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Picture of BobHale
posted
Remember when I used to post things from Chinese exams? Well a good friend who is a Chinese English teacher has just shown me this.

"Most of the tea villages are found in remote mountainous areas in the south and southwest of the country where the beautiful scenery _______ (hide) under the clouds."

It's part of a long passage where students must put in the correct form of the verb in parentheses.

The only correct answer, according to the answer key, is "is hidden" but many students put "hides". She wanted to know the difference. First of all, I don't think "hides" is wrong. Although the answers are not explained, I believe that the examiners object to it on the grounds that "hides" is ascribing agency to the inanimate scenery as if it is something being done deliberately whereas "is hidden" is a passive formation ascribing no particular agency. I could, but wouldn't, argue equally that "is hidden" must be wrong unless you believe God hid it because it implies someone intentionally hid it. I wouldn't make that argument because I believe that both versions are perfectly correct in normal English. The "hides" version is perhaps a little more metaphorically expressed than the more literal "is hidden" version but its just as good.

Seems rather unfair to me that the students who chose the (to me) slightly more poetical concept are being penalised.

Thoughts?

This message has been edited. Last edited by: BobHale,


"No man but a blockhead ever wrote except for money." Samuel Johnson.
 
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Picture of Kalleh
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I agree, Bob. I suppose you are right about "hides" making inanimate scenery animated, but I'd sure not hesitate to use it. With scientific writing, reviewers so hate passive writing that I'd probably naturally use "hides."
 
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quote:
Originally posted by Kalleh:
With scientific writing, reviewers so hate passive writing


Only, I'm afraid, in America. The rest of the English speaking world has no problem at all with the passive voice. Rather ironically whenever you see articles decrying its use there will inevitably be several examples which are not actually passive at all.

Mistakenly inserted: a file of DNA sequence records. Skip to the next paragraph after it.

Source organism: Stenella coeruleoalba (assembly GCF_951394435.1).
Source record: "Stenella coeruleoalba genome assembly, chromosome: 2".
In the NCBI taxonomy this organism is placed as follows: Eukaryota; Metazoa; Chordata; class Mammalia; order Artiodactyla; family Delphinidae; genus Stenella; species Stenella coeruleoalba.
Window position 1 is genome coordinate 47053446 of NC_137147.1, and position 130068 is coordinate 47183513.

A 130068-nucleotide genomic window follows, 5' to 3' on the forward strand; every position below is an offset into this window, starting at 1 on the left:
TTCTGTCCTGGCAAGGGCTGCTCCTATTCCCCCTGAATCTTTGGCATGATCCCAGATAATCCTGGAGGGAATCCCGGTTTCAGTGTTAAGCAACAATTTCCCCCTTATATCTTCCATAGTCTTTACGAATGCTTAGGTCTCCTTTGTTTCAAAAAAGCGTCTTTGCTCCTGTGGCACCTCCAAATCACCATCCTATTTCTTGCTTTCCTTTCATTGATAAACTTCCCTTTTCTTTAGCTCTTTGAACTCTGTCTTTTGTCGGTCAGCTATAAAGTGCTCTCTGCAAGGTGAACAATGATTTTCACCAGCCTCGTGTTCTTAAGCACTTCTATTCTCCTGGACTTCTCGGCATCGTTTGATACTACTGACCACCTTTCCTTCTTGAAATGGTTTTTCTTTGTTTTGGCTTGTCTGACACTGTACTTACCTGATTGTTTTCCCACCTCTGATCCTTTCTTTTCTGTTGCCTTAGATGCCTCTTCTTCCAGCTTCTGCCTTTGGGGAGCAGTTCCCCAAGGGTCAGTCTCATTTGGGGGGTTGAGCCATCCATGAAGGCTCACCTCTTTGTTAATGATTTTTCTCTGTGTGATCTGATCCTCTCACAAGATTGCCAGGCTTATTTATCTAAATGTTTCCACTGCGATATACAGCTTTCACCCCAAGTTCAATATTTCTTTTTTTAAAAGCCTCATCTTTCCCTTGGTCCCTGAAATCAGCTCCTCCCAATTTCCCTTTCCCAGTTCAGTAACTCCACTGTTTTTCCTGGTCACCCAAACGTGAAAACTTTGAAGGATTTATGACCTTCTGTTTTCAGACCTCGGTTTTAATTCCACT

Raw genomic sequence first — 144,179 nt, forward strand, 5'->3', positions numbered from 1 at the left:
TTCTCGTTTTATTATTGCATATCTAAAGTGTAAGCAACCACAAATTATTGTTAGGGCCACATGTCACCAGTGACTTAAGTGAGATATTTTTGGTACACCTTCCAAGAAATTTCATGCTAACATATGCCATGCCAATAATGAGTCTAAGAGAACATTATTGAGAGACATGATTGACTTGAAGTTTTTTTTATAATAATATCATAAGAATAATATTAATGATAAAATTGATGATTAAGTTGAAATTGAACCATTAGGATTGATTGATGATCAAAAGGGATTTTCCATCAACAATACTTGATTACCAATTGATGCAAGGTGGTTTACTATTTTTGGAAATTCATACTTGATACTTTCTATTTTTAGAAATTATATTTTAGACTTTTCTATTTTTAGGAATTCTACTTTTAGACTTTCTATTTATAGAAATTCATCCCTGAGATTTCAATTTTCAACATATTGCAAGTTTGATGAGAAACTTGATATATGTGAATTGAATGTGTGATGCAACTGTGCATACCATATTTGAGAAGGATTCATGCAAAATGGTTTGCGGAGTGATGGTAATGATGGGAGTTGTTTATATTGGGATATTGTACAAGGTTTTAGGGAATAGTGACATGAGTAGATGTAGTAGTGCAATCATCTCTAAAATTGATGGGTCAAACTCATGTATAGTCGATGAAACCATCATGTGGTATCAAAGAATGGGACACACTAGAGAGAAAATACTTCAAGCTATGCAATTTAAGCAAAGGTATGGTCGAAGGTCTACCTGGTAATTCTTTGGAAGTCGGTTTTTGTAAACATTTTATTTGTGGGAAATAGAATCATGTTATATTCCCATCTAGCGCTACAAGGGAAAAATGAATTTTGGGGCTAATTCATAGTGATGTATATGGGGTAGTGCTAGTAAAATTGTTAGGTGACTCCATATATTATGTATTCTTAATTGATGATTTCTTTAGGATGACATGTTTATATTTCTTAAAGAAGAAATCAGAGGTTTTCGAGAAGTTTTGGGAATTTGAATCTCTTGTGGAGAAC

I remember seeing one claiming that "Someone shot the gun." is passive for example. It might be vague about agency but it certainly isn't passive.

quote:
Originally posted by Kalleh:
I'd probably naturally use "hides."


So would I, but not to avoid the passive, simply because in this description it sounds so much more vivid.


"No man but a blockhead ever wrote except for money." Samuel Johnson.
 
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I see nothing wrong with either of them, and I reside in one of the Americas.
 
Posts: 5907 | Location: Muncie, IndianaReply With QuoteReport This Post
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Picture of BobHale
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quote:
Originally posted by Geoff:
I see nothing wrong with either of them


Exactly but in a real exam they would be marked wrong for "hides". It does remind me of an incident when I was teaching in England. There was a question on a reading exam paper where the given text was a supermarket advertising leaflet. One of the questions was

"Give three reasons why you would like to have the supermarket loyalty card."

One student wrote (I am doing this from memory so paraphrasing)

"I wouldn't. It is just the supermarket trying to make me buy things I don't want and don't need."

That was not in the list of allowed answers but I marked it right anyway and added a note to the effect that it was not just a legitimate answer but a very well thought out one. (That exam board was odd as the students own tutors marked the exams and only a "representative sample" were checked by outside examiners. A terrible system.)


"No man but a blockhead ever wrote except for money." Samuel Johnson.
 
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That reminds me of something said to me in high school. Fellow student: "Do your own thing, man." "Why?" I replied. "Because everybody's doig it!" was his answer. Conform of fail, it seems.
 
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